The real-world Grissom, of course, died in a pre-launch test for the first Apollo mission, paving the way for Neil Armstrong to become the “first man on the moon” in July 1969. That’s proof positive that we’re on an alternate timeline; we don’t know what other divergences occur—though it’s clear that they do.

More importantly, the alternate timeline device allows Abnett to state his messages clearly without hitting the reader over the head with them, Oliver Stone-style. I prefer it this way: the more subtle approach allows the reader to reach that “holy shit, now I get it” moment once all is said and done, and that would be impossible if Abnett had been flashing Iraq! Iraq! Iraq! the whole time.

Yet it is still, in my reading, about Iraq. Cook, as you will recall, suggested that war is rarely about right and wrong, or good and evil, and more often about competing interests. In this he is clearly informed by the historical example of the Vietnam War, and a cynical view of rhetoric. Croaker and company are painfully aware that good and evil are at best illusory, and often tools to be deployed for the most selfish of purposes. Abnett, however, goes one step further, suggesting that war is a response to the perception of interests by people who, however powerful, may not have a clear idea of what’s actually at stake. In an exchange with Falk/Bloom, fellow soldier Rash articulates this perspective:

“My reading is wars are always started for ultimately stupid reasons. Reasons just like you said, big reasons even, but ultimately stupid ones. They always look like they could have been avoided, if someone had shown the presence of mind to communicate the right notion. We put up with a lot of shit from each other. Why stop?

It’s probably some giant domino effect. Some asshole somewhere said the wrong thing to another asshole at some fucking summit, and then some other asshole didn’t get his preferential deal, and so he cut the profits on yet another asshole’s contract and then…and then…and then…and it’s a giant rolling ball of shit coming downhill and sweeping everything up. And that giant rolling ball of shit’s called history, Bloom, and we were standing in its fucking way.”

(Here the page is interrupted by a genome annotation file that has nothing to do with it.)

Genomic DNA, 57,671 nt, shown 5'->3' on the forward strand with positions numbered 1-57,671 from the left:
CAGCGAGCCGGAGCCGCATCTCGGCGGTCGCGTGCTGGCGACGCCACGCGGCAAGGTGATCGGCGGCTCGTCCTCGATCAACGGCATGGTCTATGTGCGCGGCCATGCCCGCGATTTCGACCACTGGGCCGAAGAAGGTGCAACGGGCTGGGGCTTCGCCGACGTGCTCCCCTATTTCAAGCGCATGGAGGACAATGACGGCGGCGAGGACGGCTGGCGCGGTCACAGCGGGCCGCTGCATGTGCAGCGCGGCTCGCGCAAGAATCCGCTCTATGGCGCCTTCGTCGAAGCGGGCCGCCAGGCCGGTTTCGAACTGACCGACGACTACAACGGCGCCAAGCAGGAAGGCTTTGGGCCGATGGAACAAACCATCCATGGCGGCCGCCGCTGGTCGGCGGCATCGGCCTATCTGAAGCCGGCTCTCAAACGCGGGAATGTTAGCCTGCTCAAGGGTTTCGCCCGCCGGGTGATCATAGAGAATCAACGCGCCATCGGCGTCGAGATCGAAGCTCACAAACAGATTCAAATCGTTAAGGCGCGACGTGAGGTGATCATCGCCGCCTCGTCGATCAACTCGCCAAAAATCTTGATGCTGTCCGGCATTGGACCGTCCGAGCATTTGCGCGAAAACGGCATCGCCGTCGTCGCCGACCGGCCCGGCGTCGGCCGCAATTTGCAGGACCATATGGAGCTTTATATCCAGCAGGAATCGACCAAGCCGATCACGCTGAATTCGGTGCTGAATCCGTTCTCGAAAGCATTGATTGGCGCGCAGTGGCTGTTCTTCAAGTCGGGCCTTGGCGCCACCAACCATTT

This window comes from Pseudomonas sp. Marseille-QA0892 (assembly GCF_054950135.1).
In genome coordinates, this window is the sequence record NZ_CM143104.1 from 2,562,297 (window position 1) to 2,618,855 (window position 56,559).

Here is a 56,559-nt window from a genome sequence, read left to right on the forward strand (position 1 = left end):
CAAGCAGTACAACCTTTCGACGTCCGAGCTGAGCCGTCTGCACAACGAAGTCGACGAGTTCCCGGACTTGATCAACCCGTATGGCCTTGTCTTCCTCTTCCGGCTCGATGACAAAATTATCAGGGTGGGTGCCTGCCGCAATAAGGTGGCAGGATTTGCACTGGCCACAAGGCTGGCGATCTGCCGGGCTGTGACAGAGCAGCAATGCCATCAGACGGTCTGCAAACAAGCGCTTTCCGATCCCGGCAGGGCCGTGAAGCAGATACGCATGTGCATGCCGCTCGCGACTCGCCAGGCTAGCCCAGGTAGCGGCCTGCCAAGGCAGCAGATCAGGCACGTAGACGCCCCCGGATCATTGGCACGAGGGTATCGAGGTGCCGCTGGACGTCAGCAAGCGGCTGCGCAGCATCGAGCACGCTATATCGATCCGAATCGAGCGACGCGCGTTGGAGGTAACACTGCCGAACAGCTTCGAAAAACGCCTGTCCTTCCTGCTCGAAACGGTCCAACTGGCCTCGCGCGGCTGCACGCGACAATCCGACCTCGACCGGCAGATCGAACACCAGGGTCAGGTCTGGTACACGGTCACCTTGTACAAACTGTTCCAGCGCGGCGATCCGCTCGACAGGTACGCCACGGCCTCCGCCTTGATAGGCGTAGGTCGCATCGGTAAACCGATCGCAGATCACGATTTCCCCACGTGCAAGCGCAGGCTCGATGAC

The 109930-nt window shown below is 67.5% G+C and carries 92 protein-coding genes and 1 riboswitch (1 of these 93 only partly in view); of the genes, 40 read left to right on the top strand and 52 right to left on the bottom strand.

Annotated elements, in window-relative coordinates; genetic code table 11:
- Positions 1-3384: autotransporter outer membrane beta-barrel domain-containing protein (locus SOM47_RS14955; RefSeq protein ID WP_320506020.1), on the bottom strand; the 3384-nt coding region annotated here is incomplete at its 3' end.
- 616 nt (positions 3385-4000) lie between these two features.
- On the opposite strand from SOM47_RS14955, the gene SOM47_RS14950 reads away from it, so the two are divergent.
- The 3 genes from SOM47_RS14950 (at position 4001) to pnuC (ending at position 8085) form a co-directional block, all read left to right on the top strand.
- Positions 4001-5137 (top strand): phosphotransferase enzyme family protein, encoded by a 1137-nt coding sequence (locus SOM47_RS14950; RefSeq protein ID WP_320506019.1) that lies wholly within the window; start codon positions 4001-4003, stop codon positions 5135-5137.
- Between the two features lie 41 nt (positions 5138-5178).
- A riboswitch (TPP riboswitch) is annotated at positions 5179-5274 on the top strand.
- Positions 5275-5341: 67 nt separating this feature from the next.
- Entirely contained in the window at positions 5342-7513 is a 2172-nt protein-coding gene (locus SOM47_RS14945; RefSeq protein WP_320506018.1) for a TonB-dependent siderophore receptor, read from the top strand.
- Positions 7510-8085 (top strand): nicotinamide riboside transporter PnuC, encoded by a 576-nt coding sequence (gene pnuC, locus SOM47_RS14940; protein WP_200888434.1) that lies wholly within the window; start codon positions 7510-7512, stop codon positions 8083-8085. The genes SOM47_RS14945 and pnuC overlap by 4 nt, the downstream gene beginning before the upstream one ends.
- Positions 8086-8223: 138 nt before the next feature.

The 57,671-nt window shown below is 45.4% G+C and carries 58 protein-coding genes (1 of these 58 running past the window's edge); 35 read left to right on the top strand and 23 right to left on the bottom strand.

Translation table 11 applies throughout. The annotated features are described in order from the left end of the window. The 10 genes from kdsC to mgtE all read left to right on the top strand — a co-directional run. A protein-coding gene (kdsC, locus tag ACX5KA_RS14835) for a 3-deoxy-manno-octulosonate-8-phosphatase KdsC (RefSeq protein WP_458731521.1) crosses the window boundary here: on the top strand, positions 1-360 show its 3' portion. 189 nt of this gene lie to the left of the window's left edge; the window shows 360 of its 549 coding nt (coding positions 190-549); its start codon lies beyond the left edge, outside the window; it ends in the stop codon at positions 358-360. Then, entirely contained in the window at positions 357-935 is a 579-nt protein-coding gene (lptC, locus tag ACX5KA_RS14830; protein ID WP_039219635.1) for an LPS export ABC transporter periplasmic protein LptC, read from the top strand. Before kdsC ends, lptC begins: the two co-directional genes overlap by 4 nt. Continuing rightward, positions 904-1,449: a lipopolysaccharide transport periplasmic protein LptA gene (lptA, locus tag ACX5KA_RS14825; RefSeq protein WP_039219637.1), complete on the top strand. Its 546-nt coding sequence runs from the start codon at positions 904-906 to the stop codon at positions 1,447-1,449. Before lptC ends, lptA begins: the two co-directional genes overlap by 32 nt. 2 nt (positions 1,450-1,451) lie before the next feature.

In other words, people with power get ideas—often not very good ideas, but given a capacity to act on those ideas, the ideas are automatically imbued with power, immediacy, and urgency. In fact the content of the ideas doesn’t really matter, provided they entangle enough matter to roll down the hill and assimilate or annihilate anything in their path.

Here, Abnett channels the post-Iraq zeitgeist, presenting a theory of war in which path dependency and confusion have causal power. This isn’t a particularly new way of thinking: it was Napoleon, after all, who is thought to have coined the famous dictum, “never ascribe to malice what can be adequately explained by incompetence.” Over the past half-century several SF novels have drawn the same conclusion. But Embedded really gets down in the muck underlying the fog of war. As a consequence, it also feels like a welcome antidote to the highly competent schemers and one-size-fits-all conspiracy theories that pop up in the literature altogether too often. Sure there are murky relationships, secret plans, and shadow operations galore, but does anyone even know why?

Before wrapping things up, I’ll also note that there’s one additional message articulated toward the end of the book—an important one, but I’ll decline to discuss it here, because that would be a spoiler too far. Just go read the book, if you haven’t already.

The G is founder and co-editor of the group blog ‘nerds of a feather, flock together’, which covers SF/F and crime fiction, comics, cult films and video games. He moonlights as an academic.